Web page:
Friday, June 04, 2010


Fast-paced, quick, a steady mix of pulp fiction, kitsch and a good measure of ancient Hindu and Buddhist philosophy. Karan Bajaj in his second novel takes the reader on a ride from a graduation ceremony in MIT, to Cambodia, Thailand, Brazil, back to the U.S. and finally to Delhi.

The protagonist Nikhil and his friend Sam visit Cambodia after graduating from MIT. Sam has an offer from GE and Nikhil has been selected to work in NASA. They land in Cambodia right in the middle of the Khmer Rogue revolution. Nick sacrifices his passport to help save the life of his friend Sam. Nick is captured by the revolutionaries and imprisoned for two years. He is pronounced a CIA spy and is about to be executed. While travelling on a jeep through the forest he seeks his chance and escapes. In the process he is injured and somehow manages to reach Thailand where he is rescued by a monk. In the monk he recovers and wakes up to see that he has lost one of his arms. Ten years in the monastery and with a new name - Monk Namche he lands up in Brazil to set up a Vipassana Centre. On the flight he is enamoured by a beautiful model Lara.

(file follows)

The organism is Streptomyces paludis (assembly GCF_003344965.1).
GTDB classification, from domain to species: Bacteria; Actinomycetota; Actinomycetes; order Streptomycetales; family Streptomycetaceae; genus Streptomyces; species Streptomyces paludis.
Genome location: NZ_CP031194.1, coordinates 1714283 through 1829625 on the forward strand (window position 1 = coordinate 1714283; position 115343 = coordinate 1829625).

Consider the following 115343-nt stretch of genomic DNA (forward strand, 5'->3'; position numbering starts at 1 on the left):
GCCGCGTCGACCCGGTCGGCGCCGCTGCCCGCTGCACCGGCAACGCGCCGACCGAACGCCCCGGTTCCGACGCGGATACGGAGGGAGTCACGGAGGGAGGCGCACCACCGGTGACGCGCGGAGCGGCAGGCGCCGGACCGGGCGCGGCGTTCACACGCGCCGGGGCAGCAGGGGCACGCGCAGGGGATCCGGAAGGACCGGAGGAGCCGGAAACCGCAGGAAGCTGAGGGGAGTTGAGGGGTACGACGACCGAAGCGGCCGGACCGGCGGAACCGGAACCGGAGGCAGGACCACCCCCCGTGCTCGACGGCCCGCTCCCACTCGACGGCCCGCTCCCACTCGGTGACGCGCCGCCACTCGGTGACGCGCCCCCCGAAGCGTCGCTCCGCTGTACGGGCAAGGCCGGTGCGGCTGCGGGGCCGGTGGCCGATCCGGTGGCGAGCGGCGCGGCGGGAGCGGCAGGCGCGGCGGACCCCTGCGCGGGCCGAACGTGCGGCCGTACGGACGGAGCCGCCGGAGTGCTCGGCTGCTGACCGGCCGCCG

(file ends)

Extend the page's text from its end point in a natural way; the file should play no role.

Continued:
Once the centre is built he obtains permission to leave the monastery. He walks through the streets of Rio de Janerio, finally reaching a slum. Here walks in to a restaurant where some folks are sitting and drinking beer. Suddenly he notices a person about to fire a gun from the road. Namche protects the person who is targeted. He is none other than Marco a local don and cocaine distributor. Marco provides a roof and a new identity to Nick.

The story goes through many twists and turns tracking the ups and downs of Nick's life. He undergoes many more adventures, which I do not intend to reveal here.

The book just costs Rs. 99 and has great potential for conversion as a film.

The book is a powerful punch on the Chetan Bhagat School of Writing.

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